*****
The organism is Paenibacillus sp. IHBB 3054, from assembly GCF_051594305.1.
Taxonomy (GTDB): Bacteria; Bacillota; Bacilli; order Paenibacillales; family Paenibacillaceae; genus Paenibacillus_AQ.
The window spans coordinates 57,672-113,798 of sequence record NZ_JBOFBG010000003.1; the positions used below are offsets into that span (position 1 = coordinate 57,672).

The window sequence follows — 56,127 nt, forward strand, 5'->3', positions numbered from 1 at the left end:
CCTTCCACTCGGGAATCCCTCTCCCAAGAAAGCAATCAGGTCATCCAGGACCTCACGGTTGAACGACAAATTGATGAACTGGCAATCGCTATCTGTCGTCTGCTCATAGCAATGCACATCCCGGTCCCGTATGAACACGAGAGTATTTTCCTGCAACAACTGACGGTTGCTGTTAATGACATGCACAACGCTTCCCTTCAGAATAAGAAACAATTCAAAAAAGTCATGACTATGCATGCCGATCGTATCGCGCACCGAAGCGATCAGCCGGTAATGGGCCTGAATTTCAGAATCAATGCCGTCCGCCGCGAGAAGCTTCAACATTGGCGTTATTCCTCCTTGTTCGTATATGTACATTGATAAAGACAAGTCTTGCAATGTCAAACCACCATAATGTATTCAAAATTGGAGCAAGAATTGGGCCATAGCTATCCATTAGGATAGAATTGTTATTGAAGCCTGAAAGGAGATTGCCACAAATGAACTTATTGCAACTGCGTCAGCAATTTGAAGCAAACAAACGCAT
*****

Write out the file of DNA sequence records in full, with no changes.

The organism is Paenibacillus sp. IHBB 3054, from assembly GCF_051594305.1.
Taxonomy (GTDB): Bacteria; Bacillota; Bacilli; order Paenibacillales; family Paenibacillaceae; genus Paenibacillus_AQ.
The window spans coordinates 57,672-113,798 of sequence record NZ_JBOFBG010000003.1; the positions used below are offsets into that span (position 1 = coordinate 57,672).

The window sequence follows — 56,127 nt, forward strand, 5'->3', positions numbered from 1 at the left end:
CCTTCCACTCGGGAATCCCTCTCCCAAGAAAGCAATCAGGTCATCCAGGACCTCACGGTTGAACGACAAATTGATGAACTGGCAATCGCTATCTGTCGTCTGCTCATAGCAATGCACATCCCGGTCCCGTATGAACACGAGAGTATTTTCCTGCAACAACTGACGGTTGCTGTTAATGACATGCACAACGCTTCCCTTCAGAATAAGAAACAATTCAAAAAAGTCATGACTATGCATGCCGATCGTATCGCGCACCGAAGCGATCAGCCGGTAATGGGCCTGAATTTCAGAATCAATGCCGTCCGCCGCGAGAAGCTTCAACATTGGCGTTATTCCTCCTTGTTCGTATATGTACATTGATAAAGACAAGTCTTGCAATGTCAAACCACCATAATGTATTCAAAATTGGAGCAAGAATTGGGCCATAGCTATCCATTAGGATAGAATTGTTATTGAAGCCTGAAAGGAGATTGCCACAAATGAACTTATTGCAACTGCGTCAGCAATTTGAAGCAAACAAACGCAT